Because so many political questions are a matter of opinion, it would be excellent to add poll questions that members could vote on. Is this planned?

  • No, we do not plan to allow pool questions any time soon. – Sam I am says Reinstate Monica Nov 2 '16 at 17:10
  • Seriously, why would anyone down vote this? Incredible. – user9790 Nov 2 '16 at 18:13
  • 5
    @KDog, downvoting on Meta means disagreement. It does not necessarily mean that the Q is invalid or so. That's why votes on Meta do not count into the user's reputation, actually. – bytebuster Nov 2 '16 at 19:05

Is this planned?


The format actually supports this. Someone could post a question e.g.

Who should be President?

And provide answers like

  1. Hillary Clinton.
  2. Donald Trump.
  3. Gary Johnson.
  4. Jill Stein.
  5. Evan McMullin.

However, if you try it, the question and/or answers are subject to being closed and deleted. This particular question might be closed as opinion-based.

With a better question, the answers might be deleted as not real answers. Answers are expected to exhibit research effort. That's hard to do with competing poll options without ruining the polling aspect.

Anyway, my point is that this is not the direction that they want to go. That would fit great on a discussion site (it's a common feature in forum software). Maybe suggest it for chat.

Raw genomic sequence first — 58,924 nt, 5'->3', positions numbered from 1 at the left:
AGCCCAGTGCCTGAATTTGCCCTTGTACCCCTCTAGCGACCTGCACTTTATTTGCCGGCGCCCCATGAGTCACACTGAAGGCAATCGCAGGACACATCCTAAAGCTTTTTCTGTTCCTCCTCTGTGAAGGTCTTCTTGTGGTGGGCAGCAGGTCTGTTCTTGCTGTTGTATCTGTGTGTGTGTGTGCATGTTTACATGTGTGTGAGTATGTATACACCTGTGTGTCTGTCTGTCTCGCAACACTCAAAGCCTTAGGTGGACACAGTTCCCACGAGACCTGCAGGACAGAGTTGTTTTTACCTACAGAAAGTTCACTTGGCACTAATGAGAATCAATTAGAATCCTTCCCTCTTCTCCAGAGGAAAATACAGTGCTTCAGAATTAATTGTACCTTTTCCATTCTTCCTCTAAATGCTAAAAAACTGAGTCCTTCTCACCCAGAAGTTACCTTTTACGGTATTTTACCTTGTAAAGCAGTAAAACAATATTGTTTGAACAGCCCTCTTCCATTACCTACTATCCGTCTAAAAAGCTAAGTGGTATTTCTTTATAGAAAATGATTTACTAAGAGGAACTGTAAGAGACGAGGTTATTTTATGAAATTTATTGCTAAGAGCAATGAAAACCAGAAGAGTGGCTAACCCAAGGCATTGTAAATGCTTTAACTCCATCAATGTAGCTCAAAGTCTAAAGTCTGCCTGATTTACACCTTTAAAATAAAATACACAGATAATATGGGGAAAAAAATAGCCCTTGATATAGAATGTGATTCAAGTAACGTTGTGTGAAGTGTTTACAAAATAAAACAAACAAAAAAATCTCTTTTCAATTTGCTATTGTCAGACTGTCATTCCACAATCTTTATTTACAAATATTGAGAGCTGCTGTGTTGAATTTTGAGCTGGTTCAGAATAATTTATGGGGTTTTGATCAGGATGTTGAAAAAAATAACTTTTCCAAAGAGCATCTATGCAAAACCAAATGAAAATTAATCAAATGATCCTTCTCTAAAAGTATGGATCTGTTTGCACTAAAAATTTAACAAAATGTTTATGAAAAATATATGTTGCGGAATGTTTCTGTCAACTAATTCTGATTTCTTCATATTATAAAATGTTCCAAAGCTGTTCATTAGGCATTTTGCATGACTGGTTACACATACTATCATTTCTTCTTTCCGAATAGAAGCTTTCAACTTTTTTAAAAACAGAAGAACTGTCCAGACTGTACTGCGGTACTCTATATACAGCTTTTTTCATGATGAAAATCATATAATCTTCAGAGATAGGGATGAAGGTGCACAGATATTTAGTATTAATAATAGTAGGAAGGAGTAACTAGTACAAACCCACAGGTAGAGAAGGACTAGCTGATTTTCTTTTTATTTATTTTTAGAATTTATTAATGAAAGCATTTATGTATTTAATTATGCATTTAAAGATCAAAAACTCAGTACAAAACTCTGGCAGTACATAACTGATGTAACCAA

Example Meta.SE question about polls. Note how it says

Hopefully these questions are on their way to deletion, but in the meantime we can't use the tag for something else.

That's the official position on polls.

They want questions with canonical answers. People should be able to upvote good answers with which they disagree because the answer itself is informative. In particular, people should feel comfortable upvoting competing answers that may come to different conclusions. Opinion polls don't have that kind of answers, so they are unlikely to be encouraged.


No, because exchanging opinions is not the purpose of this website.

Politics Stack Exchange is for objective questions about governments, policies and political processes.

It is not a place to advance opinions or debate, but rather for exchanging objective information about the policies, processes, and personalities that comprise the political arena. If you can't back it up, it's subjective.

How would knowing what our tiny and non-representative community thinks about a specific political issue help one to better understand governments, policies and political processes?

It might be on-topic to ask what the general public thinks about a specific political issue. But instead of making a poll among us, it would be far more constructive to ask for results from professional polling organizations which have results with far larger and far more controlled sample sizes.

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